Ford’s focus has delivered a different kind of pick-up: a surprise quarterly profit. Investors, expecting a loss, pushed the stock up 16 per cent to about $8.80. Besides some short covering, the jump reflected hopes that the promised turnround is gaining momentum.
Such hopes are justified up to a point but the reaction looks overdone. Ford similarly surprised a cautious market in the second quarter of 2007, pushing the stock to almost $10. It then began a long slide down to almost $5 last month as evidence of a US slowdown mounted.
Being mindful of past disappointments is not to dismiss Ford’s achievements. The carmaker has slashed costs in North America. In Europe, it turned in an unheard-of 7 per cent pre-tax margin. Mixed in with the improvements were some gains that look less sustainable, such as favourable commodities hedges. Soaring spot steel prices should feed into Ford’s supply contracts later on. Sensibly, Ford was upfront about the likelihood that the first quarter’s pace of improvement would probably not be sustained through the rest of 2008.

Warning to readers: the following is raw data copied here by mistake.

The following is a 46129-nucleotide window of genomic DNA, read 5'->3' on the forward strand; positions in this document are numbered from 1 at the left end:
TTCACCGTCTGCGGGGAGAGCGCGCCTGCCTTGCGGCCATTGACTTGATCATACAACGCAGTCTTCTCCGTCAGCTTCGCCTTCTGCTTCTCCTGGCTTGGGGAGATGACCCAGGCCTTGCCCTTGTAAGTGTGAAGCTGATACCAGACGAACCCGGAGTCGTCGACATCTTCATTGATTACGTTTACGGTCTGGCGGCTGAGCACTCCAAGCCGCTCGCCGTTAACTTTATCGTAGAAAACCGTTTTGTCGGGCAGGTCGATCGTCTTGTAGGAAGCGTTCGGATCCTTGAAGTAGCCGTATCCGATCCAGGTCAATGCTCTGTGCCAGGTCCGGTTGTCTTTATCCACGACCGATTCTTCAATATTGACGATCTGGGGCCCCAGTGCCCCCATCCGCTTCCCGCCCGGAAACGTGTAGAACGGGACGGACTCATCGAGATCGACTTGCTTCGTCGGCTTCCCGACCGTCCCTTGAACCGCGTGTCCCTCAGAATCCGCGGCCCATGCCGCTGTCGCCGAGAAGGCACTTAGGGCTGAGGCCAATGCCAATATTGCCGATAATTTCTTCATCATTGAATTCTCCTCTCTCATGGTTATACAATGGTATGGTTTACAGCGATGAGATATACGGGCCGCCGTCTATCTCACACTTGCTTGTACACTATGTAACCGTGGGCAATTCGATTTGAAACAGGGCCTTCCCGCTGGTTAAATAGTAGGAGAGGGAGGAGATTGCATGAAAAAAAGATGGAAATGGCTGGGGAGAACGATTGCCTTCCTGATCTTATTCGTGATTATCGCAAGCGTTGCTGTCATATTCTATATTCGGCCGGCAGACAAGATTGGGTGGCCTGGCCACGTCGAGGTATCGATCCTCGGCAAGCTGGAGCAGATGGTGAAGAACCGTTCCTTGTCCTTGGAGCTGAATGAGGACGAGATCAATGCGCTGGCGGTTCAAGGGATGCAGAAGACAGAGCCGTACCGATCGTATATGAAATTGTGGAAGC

Ford expects the industry to sell up to 15.6m vehicles this year. Vehicle sales, however, tend to correlate closely with home sales, which are still falling. Some analysts forecast that Americans will buy fewer than 15m vehicles in 2008. Next week’s release of April sales data will provide crucial clues. In the meantime, a slump in profits at Ford’s credit business highlights the plight of the consumer.
The progress in shrinking the North American business is to be applauded. Getting back to sustainable profitability, however, demands progress on more challenging fronts, not least turning a profit on smaller cars in a truck-loving market. Investors bidding Ford’s shares up to a multiple of 2010 earnings of 8.5 times – against General Motors’ 5 times – should ease off the gas.
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